Kenyan scientist calls for adoption of indigenous knowledge to predict weather
Posted Tuesday, November 13 2012 at 11:30
Kenyan scientist wants the government to adopt policies that will allow the integration of indigenous knowledge on climate as part of weather prediction patterns to reduce effect of climate change.
The scientist under Inter-Governmental Authority on Development (IGAD) Climate Prediction and Applications Centre (ICPAC) said integrating traditional weather knowledge is key to reducing effect of climate change and boost food security as the pattern have been confirmed to be accurate.Professor Gilbert Ouma, Project Coordinator said a six season survey on the use of indigenous knowledge on climate prediction has proved that local climate knowledge is working towards food security, climate change and risk reduction.
The deliberation were made at a workshop in Kisumu in Western Kenya this week to disseminate findings of the study on impact of indigenous knowledge(IK),on food security, risk reduction and community resilience to adverse weather effects such as drought and floods.Key meteorological department officials across the region, fisheries, agriculture and environmental officers attended the recent meeting.During the conference, government officials drawn from line ministries said they will push up the adoption of the IK into a policy so that it can be used as part of modern weather predicting patterns.
Ouma, the lead researcher in the 2-year project carried among the rainmaking Nganyi community in Western Kenya said there is urgent need to integrate IK into scientific climate forecasts at the local level, where it can be used to enhance the resilience of communities vulnerable to climate change."Traditionally, African farmers have used IK to understand weather and climate patterns and make decisions about crop and irrigation cycles. However, increased variability has reduced their confidence in traditional knowledge," said Ouma. He said scientific weather forecasts have not helped much since it is formulated on larger scale and are presented in a manner unfamiliar to farmers."This creates a dilemma for those who recognize the limitations of traditional climate forecasts but are unable to use scientific ones," said Ouma who is from the University of Nairobi.
To address this problem, he said, the government should integrate indigenous knowledge into scientific climate forecasts at the local level, where it can be used to enhance the resilience of communities vulnerable to climate change. "Integrating traditional knowledge with science-based forecasts will help farmers make better decisions on what to plant where to plant and when to plant and harvest, other department will also advise locals accordingly on the expected weather for coping mechanism," he added. The scientist said such decisions will help change people's lives while slip on them can lead to hunger, poverty and suffering.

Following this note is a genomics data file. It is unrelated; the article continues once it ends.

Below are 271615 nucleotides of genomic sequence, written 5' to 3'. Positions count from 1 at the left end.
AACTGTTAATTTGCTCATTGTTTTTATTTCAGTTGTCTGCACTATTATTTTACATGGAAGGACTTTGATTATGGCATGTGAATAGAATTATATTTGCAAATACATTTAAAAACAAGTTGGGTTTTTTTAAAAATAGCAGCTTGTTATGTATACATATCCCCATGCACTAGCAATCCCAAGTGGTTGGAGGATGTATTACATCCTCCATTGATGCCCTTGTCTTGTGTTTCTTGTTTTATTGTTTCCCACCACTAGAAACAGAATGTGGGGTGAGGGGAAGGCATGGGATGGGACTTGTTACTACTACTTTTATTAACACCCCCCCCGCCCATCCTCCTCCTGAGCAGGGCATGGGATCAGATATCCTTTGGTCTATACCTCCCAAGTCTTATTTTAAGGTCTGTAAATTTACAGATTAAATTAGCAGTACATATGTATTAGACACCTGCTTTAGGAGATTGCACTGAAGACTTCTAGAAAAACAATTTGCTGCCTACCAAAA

Although farmers receive forecasts, many do not rely on them as they are generalised. Weather prediction is one of the difficulty facing African farmers, the continent has only one eighth of the minimum number of weather monitoring stations recommended by the World Meteorological Association. The researcher said food insecurity in parts of Africa is as a result of artificial weather forecast that does not conform to local needs. If adopted the scientist said the system will help in mitigating adverse climatic effect as well as reduce poverty as the entire line ministry will be involved. "We are thinking of a system where ministry of environment will warn on the type of trees to be planted, ministry of public health on the nature of rains to be expected and advice digging of trenches where applicable, agriculture on the amount of rainfall using local examples," Ouma said.
Currently, the Kenya Meteorological Department (MET) forecast dwells on a larger scale sometimes regionalising rainfall and the public don't know where it will rain."We are tired of the current system, every village has its own climate, using local examples and working with traditionalist to forecast will be a sure way of mitigating climate change and boost agricultural productivity that suffers with floods," Ouma said.Farmers have been coping with weather patterns consistent with the expected effects of climate change such as higher temperatures, more intense rainfall, stronger winds and longer dry periods.
The researchers said forecast for the area using the indigenous methods was that it was 'likely to convey accurate patterns.Apart from the adoption of the traditional climate knowledge into a policy, the scientist also wants it to be incorporated into school curriculum for sustainability.Dr. Maria Onyango also a researcher in the six season study said incorporating the indigenous climate knowledge will enhance its sustainability and acceptance among the young generation. Already the researchers are working with three universities in developing indigenous climate knowledge curriculum to be adopted by other universities in Kenya.